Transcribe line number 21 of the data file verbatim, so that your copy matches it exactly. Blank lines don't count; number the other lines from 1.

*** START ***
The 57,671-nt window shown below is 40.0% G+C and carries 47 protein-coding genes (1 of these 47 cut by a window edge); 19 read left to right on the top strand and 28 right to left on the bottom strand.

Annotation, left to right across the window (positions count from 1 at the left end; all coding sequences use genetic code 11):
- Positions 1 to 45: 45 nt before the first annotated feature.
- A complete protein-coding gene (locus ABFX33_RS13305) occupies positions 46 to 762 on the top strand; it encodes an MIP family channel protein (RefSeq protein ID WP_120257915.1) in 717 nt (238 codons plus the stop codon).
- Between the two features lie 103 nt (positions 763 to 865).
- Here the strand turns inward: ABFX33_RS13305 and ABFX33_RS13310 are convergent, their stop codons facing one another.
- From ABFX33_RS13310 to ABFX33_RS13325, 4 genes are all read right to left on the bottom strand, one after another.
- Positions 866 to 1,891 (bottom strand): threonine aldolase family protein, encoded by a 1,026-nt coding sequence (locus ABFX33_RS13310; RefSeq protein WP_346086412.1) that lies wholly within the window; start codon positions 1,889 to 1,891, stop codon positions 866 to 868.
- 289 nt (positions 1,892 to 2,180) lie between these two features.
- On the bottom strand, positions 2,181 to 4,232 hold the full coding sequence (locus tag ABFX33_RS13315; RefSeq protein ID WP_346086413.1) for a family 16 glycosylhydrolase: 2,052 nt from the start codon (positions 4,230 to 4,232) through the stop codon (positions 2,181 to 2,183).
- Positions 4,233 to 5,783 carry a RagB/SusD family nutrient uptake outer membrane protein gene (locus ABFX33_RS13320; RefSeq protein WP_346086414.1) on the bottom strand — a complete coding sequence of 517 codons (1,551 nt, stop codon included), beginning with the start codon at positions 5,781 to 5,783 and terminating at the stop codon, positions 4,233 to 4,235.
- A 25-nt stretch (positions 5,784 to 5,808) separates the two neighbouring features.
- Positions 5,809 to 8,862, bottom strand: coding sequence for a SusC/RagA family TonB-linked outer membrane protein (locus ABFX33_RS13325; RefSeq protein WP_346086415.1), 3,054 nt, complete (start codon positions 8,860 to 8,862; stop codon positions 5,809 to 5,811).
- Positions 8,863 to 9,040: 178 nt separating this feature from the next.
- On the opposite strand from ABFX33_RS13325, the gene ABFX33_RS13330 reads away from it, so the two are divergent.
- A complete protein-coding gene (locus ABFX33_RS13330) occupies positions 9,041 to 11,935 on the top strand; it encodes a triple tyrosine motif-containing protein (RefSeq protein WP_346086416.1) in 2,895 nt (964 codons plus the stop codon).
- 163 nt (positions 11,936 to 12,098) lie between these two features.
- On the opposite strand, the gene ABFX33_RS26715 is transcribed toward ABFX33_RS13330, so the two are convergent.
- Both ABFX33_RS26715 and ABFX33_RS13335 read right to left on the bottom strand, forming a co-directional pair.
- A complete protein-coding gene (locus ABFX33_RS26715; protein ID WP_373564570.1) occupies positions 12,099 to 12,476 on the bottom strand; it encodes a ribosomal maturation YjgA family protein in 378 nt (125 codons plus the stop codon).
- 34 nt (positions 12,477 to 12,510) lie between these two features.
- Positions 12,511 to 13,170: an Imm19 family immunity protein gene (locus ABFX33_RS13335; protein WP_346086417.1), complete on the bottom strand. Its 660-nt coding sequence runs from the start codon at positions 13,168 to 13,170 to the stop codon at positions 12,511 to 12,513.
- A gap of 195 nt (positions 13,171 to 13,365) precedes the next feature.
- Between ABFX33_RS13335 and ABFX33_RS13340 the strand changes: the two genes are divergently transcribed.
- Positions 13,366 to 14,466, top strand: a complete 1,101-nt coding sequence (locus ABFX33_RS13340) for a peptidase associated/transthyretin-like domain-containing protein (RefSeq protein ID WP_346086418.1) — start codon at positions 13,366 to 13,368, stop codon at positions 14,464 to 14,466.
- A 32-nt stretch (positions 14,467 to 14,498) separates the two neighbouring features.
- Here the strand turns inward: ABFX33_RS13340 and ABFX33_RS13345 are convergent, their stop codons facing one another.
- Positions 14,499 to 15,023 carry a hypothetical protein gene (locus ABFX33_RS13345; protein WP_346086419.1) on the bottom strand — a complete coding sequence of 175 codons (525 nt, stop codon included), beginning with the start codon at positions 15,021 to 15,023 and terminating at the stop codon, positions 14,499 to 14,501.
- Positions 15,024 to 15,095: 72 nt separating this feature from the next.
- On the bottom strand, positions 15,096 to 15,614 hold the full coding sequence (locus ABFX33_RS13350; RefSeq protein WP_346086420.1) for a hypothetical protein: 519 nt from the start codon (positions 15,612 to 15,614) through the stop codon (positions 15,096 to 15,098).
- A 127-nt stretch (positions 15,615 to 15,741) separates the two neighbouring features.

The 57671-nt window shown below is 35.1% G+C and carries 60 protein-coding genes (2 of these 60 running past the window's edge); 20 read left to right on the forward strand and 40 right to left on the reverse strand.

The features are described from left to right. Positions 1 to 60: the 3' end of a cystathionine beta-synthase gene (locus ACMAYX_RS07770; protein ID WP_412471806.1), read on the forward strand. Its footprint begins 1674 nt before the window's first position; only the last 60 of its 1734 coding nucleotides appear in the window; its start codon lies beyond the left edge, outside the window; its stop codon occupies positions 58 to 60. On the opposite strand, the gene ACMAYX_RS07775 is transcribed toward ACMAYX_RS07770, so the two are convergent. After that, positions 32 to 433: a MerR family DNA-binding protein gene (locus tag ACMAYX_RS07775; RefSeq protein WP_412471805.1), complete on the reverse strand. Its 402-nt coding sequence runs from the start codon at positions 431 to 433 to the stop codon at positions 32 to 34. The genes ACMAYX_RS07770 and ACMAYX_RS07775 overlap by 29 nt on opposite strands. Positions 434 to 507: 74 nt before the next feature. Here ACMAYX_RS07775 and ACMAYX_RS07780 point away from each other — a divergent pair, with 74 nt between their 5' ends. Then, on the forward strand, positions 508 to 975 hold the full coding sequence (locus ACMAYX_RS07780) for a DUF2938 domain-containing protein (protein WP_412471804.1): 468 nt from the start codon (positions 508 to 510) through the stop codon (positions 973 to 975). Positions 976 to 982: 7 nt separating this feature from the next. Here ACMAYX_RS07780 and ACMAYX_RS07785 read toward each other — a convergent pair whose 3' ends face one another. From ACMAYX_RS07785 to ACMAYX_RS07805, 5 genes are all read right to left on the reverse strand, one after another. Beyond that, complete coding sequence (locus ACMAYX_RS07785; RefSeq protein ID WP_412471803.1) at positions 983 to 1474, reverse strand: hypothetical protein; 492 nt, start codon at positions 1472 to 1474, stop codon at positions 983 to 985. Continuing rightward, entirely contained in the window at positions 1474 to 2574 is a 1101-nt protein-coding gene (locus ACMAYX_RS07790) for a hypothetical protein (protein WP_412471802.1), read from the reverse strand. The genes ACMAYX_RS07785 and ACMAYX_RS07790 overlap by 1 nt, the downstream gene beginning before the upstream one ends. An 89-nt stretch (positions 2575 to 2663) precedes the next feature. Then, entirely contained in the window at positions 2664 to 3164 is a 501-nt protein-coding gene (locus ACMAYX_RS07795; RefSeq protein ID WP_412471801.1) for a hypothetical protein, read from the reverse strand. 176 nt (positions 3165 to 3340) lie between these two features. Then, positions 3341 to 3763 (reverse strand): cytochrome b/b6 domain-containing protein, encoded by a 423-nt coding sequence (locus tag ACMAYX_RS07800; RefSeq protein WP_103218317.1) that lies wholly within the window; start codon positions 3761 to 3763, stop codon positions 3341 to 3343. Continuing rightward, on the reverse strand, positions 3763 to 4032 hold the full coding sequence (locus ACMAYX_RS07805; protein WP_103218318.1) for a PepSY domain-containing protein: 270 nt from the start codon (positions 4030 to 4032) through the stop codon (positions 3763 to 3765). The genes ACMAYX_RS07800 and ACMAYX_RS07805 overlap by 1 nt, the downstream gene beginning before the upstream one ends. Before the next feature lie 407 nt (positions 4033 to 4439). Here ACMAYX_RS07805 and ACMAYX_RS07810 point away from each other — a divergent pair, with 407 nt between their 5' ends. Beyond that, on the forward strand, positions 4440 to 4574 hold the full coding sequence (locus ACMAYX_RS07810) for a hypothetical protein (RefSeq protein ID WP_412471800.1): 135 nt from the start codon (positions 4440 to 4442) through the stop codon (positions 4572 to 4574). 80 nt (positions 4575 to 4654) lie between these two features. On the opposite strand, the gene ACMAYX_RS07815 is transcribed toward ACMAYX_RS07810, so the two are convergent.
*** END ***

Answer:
- 34 nt (positions 12,477 to 12,510) lie between these two features.